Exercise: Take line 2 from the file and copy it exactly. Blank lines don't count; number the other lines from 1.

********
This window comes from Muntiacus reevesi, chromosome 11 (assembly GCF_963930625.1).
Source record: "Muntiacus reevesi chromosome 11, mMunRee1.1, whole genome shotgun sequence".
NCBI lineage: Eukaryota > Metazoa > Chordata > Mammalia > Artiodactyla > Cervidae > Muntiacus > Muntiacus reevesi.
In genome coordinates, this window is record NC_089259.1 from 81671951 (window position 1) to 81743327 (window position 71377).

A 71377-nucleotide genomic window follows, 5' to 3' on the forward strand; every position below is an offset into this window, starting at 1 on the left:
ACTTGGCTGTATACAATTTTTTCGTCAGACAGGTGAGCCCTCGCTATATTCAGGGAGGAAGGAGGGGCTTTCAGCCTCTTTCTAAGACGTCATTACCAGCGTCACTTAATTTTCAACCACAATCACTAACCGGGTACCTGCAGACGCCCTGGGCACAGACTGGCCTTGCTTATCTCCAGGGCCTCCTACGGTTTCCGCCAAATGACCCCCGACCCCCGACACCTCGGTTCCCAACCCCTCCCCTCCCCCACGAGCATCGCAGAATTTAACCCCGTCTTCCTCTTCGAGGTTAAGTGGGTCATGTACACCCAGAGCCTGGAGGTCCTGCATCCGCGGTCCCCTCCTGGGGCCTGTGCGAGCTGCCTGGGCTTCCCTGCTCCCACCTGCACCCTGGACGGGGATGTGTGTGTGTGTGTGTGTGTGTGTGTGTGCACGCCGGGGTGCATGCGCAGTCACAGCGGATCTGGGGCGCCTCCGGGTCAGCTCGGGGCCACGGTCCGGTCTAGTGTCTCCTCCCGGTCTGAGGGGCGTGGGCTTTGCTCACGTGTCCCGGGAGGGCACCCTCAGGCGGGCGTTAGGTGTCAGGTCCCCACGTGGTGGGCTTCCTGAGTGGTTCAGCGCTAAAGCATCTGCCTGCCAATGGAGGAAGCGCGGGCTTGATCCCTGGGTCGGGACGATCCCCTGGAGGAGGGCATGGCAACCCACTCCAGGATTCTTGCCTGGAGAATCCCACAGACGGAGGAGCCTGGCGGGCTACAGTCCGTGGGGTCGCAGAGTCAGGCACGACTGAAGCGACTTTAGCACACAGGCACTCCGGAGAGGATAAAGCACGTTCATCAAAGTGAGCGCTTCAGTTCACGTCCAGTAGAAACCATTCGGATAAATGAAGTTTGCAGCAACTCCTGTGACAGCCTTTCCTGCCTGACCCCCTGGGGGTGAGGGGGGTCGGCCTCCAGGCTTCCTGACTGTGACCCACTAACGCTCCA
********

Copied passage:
Source record: "Muntiacus reevesi chromosome 11, mMunRee1.1, whole genome shotgun sequence".